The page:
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A Must-See Exhibit About Lynching in America

In a spirit of reverence and remembrance, the Chicago Historical Society (CHS) is currently presenting Without Sanctuary: Lynching Photography in America, a must-see exhibition examining mob violence against African Americans and others.

Between 1882 and 1968, nearly 5,000 African Americans were lynched, many while hundreds of smiling racists egged on the violence, collecting souvenir body parts of the victims and posing for picture postcards so as to "commemorate" the brutality. While the lynchings were concentrated in the former Confederate states, no region was free from the racist terror.

Without Sanctuary begins by uncovering the stories of more than forty of the victims through postcards and photographs from the collection of James Allen and John Littlefield. The graphic images depict the brutal murder of someone's parent, child, brother, sister, or friend. As these images circulated through white communities, stories of terror circulated through black communities.

In the absence of adequate legal protection and out-numbered and out-gunned in most areas of the country, African Americans responded by strengthening their own communities, migrating north, and promoting anti-lynching activism. Without Sanctuary features the work of anti-lynching activist and Chicago journalist Ida B. Wells. While mainstream journalists almost universally fawned over the racist depictions of non-Europeans at the 1893 Chicago Columbian Exhibition, Wells was one of the few leaders to publicly criticize and organize against it.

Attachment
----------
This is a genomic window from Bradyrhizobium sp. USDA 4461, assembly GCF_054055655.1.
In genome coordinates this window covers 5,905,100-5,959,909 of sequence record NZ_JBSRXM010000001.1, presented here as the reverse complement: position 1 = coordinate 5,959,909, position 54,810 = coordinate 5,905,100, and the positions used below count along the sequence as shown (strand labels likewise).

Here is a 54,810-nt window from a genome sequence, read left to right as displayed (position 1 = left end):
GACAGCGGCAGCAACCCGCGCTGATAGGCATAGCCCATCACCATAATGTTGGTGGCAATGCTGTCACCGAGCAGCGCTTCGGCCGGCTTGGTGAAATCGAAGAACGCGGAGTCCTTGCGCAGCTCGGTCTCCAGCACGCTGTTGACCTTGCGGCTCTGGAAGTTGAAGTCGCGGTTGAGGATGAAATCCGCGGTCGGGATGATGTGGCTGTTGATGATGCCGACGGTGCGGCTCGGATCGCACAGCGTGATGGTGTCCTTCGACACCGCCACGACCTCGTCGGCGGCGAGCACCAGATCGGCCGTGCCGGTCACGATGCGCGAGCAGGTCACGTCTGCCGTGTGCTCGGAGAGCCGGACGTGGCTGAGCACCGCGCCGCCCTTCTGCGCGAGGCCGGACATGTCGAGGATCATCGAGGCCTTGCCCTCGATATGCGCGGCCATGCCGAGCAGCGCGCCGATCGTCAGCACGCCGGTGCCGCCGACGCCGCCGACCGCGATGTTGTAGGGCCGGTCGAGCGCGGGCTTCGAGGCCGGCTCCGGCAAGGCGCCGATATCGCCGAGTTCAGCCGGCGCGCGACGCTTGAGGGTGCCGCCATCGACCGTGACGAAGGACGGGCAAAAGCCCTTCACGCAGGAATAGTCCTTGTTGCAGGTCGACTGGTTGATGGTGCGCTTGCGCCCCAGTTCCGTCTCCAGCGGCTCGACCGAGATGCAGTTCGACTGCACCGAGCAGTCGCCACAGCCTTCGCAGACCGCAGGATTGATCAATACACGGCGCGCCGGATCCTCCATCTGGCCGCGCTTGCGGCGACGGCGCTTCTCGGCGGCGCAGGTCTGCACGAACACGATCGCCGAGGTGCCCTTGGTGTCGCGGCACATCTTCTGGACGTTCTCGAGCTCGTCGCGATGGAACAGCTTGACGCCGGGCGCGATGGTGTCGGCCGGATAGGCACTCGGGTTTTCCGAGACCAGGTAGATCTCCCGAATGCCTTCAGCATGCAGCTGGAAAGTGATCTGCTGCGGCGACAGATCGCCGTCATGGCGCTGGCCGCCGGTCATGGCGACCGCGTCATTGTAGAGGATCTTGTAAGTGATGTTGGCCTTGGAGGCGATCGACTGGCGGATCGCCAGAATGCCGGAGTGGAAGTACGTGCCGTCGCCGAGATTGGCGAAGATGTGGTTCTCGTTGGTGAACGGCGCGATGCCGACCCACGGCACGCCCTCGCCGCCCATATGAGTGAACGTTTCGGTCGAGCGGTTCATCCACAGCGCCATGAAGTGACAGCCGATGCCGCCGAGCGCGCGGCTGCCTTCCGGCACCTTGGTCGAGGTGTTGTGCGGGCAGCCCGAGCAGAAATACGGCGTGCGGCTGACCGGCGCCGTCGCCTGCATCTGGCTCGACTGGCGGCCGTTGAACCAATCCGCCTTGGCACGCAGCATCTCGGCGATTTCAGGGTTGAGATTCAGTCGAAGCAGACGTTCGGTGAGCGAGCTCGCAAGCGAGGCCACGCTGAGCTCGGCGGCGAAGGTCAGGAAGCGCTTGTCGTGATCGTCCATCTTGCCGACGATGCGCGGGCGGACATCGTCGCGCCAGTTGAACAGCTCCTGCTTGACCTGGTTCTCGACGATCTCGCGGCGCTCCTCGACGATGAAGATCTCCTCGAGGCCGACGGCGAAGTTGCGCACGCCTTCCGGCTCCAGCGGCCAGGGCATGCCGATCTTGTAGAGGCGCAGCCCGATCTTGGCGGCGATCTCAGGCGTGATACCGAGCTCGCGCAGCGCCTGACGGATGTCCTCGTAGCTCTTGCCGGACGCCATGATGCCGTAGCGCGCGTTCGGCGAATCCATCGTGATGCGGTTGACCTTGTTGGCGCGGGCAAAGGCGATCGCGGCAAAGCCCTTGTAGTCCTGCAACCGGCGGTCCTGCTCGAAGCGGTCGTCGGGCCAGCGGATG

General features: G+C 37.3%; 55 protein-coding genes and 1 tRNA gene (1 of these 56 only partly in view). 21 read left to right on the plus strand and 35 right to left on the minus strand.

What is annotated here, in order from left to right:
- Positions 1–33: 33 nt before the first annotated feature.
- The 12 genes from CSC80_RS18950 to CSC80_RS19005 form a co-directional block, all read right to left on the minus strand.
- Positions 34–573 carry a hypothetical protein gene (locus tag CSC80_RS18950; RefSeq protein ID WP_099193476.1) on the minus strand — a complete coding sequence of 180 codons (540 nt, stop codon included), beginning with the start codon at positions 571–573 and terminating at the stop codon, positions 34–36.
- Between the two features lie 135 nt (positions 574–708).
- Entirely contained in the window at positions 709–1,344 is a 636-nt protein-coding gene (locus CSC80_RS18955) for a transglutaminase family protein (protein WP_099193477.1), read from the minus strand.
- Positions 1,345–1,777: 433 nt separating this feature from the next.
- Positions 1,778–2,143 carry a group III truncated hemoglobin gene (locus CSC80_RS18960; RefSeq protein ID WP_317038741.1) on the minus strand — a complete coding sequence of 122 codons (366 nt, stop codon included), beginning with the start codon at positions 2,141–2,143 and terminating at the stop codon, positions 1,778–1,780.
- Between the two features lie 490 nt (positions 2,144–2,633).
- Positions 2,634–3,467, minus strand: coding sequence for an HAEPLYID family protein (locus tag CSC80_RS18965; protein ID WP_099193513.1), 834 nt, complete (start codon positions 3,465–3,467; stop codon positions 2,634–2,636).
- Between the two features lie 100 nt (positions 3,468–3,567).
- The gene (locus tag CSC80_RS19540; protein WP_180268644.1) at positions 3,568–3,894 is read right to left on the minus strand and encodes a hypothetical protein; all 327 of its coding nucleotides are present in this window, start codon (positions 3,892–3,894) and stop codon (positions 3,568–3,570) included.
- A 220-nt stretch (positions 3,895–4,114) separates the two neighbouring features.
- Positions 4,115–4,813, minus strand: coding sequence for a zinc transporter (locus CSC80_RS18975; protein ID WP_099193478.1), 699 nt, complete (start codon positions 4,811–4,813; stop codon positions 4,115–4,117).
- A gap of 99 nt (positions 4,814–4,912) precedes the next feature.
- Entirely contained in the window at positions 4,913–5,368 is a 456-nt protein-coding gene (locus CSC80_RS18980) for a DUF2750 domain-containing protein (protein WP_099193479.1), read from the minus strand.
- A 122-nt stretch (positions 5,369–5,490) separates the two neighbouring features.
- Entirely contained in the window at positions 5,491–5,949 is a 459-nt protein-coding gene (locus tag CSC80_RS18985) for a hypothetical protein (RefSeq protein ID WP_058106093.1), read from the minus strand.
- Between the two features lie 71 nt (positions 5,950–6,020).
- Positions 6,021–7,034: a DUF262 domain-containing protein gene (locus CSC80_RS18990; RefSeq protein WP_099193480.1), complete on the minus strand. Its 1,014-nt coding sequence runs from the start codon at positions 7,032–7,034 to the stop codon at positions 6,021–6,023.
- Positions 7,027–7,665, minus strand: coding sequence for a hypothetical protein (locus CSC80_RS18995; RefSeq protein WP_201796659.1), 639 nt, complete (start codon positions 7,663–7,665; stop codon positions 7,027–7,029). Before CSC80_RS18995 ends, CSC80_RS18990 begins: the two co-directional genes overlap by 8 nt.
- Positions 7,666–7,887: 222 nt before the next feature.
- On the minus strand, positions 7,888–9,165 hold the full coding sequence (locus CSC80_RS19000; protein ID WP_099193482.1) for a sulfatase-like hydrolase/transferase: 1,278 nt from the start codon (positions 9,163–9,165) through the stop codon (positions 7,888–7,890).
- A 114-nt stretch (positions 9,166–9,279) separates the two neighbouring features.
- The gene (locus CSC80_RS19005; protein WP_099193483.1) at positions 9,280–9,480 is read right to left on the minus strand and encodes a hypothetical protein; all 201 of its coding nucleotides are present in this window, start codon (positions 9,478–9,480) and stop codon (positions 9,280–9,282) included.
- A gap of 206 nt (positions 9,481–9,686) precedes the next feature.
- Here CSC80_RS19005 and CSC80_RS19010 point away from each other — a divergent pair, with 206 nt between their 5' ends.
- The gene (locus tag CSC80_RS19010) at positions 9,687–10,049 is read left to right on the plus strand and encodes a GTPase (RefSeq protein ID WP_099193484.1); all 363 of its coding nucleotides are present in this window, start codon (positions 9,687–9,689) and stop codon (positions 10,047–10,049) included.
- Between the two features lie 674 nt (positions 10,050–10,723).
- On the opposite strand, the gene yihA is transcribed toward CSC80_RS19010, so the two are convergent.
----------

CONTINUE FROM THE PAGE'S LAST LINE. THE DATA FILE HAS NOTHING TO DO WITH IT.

The exhibition also brings the story of lynching home with an account of the horrific murder of 14-year-old Chicagoan Emmett Till in Mississippi in 1955. CHS augments the exhibition with images of Emmett Till in life and Chicago-based artist Franklin McMahon's drawings of the Till murder trial, which CHS acquired in 2004.

Although most lynching victims were African-American, others were Italian immigrants, Native Americans, Mexicans, and labor and anti-war activists of all races. Lynching and "legal" inequality were used as tools of social control to defend the inequalities of 19th and 20th century United States. Its victims were dehumanized in the public eye so to make it "okay" to commit acts of violence against them. Does this have a familiar ring for LGBT folk today?

The Chicago Historical Society is located on Clark Street at North Avenue and the exhibition runs thru October 10th.

Museum Hours are:

Mondays, Tuesdays, Wednesdays: 12 noon - 8 pm

Thursdays, Fridays, Saturdays: 9:30 am -- 4:30 pm

Sundays: 12 noon - 5 pm


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